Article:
IATA has suggested air traffic growth seems to be resuming after the economic decline of 2008-9. Future growth trends will be driven by the low-cost airlines (LCC), as they continue to increase their passenger loads. LCC’s have revitalized many regional airports, leading to competition between airports and the need for airports to be competitive in their fees.
This presents a challenge to airports to find new sources of revenue, with the clear understanding that they cannot continue to operate with a “more of the same” attitude.
Airports recognize that they must adopt new approaches in order to actively support this growth of air travel and be competitive. Those airports that successfully rise to the challenge will become “Airports of the Future” and will exhibit three key characteristics that distinguish the successful from all others:
* Lower-cost operating costs
* Faster and more efficient passenger flows
* New revenue streams, driven by increased retail and services opportunities
Compounding the airport’s struggle to compete in today’s global markets are several conflicting resource demands. The airports’ global association, the Airports Council International (ACI), highlights some of their members’ priorities:
* “Sweat the Assets”: the effective and efficient use of facilities
* Growth driven by low-cost airlines
* Airport to airport competitiveness
* Airports as regional economic engines
The challenge of new revenue streams has been taken up by some airports, according to David Wilkening. He opined in a recent article that U.S airports may be re-positioning themselves as transportation hubs. He reasoned that their inter-modal capabilities, buses, airplanes, etc. as well as lots of unused land, positions them for future growth. Examples that were cited as moving in this direction were San Diego, Phoenix and Los Angeles and Cleveland airports.
Airports also recognize that new sources of revenue are needed, as the growth of air travel resumes. In many cases, government ‘capping’ has constrained the use of the Passenger Facility Charge (PFC) as a source of additional revenue. Airlines certainly oppose any new fees on top of existing charges from airports. This has become the key driver for improved airport resource utilization and growth of non-aeronautical (retail or commercial) income.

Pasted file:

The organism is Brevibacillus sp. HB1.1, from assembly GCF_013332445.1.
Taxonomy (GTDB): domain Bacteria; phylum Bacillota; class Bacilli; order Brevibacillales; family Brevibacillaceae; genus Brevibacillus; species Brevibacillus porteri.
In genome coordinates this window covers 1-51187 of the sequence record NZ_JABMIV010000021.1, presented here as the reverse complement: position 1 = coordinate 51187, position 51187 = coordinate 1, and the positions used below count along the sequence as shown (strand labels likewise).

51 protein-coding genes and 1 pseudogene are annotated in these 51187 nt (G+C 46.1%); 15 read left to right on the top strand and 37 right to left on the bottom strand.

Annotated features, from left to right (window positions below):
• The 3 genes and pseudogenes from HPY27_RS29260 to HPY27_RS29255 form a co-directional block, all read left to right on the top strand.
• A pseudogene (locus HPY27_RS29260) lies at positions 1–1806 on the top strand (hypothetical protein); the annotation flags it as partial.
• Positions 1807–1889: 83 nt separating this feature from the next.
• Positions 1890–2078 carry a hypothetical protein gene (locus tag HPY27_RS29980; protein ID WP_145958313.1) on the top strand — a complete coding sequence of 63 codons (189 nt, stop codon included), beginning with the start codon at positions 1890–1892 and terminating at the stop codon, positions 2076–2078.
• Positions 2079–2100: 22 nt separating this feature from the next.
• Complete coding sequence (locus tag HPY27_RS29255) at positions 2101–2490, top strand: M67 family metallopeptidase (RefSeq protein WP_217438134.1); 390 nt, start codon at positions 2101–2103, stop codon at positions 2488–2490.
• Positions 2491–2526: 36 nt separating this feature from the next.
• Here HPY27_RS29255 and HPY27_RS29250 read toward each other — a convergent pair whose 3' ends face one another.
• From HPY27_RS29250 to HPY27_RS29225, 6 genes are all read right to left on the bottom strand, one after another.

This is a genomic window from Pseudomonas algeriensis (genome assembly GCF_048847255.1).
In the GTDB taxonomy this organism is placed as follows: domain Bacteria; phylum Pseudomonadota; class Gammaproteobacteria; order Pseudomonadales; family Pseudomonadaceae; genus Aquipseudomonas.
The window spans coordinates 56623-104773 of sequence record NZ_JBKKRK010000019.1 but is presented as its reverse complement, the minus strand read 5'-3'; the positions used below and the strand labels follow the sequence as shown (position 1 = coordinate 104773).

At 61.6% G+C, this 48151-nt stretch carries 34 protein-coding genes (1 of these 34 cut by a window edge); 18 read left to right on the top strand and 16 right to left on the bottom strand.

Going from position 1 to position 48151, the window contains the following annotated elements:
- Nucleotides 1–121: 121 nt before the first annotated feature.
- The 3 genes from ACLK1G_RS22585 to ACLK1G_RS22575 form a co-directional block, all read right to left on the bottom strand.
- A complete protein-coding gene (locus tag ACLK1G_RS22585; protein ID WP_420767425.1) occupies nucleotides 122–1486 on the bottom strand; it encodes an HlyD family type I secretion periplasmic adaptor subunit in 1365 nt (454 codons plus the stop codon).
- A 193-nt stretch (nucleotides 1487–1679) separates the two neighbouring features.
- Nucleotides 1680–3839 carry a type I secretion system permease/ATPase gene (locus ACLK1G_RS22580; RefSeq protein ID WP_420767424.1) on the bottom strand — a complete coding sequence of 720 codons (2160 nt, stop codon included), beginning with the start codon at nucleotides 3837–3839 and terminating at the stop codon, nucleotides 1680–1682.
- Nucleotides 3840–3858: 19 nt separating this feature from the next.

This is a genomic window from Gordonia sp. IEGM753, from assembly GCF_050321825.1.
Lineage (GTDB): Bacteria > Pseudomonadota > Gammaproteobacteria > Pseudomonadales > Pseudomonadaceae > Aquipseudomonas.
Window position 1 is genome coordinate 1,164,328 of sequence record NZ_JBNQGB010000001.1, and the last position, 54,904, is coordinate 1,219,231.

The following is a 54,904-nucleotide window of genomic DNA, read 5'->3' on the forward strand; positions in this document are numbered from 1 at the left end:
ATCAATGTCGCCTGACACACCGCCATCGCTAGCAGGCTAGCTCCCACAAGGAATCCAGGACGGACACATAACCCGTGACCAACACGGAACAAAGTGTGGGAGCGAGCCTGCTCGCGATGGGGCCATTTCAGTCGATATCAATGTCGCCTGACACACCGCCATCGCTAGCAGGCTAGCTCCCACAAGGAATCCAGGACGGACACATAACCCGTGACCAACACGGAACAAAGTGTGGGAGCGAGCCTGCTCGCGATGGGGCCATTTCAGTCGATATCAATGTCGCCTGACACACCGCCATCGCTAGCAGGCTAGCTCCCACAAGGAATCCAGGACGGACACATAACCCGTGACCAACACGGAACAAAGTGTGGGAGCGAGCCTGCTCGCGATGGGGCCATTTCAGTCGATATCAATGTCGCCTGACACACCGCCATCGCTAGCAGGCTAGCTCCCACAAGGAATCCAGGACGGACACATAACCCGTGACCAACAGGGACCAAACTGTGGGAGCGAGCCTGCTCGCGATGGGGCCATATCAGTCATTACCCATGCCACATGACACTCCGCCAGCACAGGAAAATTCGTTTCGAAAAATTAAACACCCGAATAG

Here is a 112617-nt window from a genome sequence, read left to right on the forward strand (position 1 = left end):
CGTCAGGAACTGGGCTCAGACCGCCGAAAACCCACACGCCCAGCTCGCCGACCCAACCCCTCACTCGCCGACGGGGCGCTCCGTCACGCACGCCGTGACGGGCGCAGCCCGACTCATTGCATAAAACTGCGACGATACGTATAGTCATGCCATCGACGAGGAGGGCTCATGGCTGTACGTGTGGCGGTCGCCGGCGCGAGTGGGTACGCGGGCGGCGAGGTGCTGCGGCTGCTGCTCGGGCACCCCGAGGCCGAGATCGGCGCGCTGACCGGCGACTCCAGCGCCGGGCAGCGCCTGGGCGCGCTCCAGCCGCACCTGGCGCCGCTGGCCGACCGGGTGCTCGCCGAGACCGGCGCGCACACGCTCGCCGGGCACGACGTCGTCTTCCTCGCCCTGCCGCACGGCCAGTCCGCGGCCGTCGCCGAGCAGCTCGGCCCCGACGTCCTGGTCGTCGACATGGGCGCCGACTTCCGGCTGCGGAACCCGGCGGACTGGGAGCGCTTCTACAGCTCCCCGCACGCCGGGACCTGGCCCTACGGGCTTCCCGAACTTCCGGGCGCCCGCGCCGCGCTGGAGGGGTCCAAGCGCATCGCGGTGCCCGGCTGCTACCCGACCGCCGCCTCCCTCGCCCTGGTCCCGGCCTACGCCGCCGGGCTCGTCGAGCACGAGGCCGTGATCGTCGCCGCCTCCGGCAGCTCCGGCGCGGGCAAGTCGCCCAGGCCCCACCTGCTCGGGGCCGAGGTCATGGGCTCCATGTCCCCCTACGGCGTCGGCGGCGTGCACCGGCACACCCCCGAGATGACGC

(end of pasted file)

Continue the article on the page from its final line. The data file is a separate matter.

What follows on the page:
The easy part has been done with concourse shopping malls, parking lots, etc. But, in order to remain competitive in the market through lower airside costs, there exists an opportunity for revenue growth in an area that the airport has not pursued aggressively to date. This area is the development of a relationship with their customers, the traveling passenger. The airlines use their data as an effective tool to track and monitor their customers, the very same customers the airport needs to derive new streams of revenue.
The challenge to derive new revenues is greater now than ever. The good news is that more airports have started to implement new commercial strategies, not “more of the same,” such as:
* Focusing on the customers’ (passengers) needs – they’re your core non-aeronautical revenue driver
* Executing more focused segmentation studies, not macro but micro-level – starting with your parking lot data
* Differentiating between airport and airline marketing – implement customer social media marketing
* Delivering quality service – we call it Passenger Experience Index, not those in ASQ surveys.
Where the low-cost airlines revitalized many regional airports, this has lead to more competition between airports. In lock-step, airports must adopt new approaches in order to actively support this growth of air travel, be competitive and in the long term, be successful. Future airport sustainability will be driven by innovation and creativity.
Note: this was cross-posted of Forbes’ Wheels_Up blog on 29 July 2010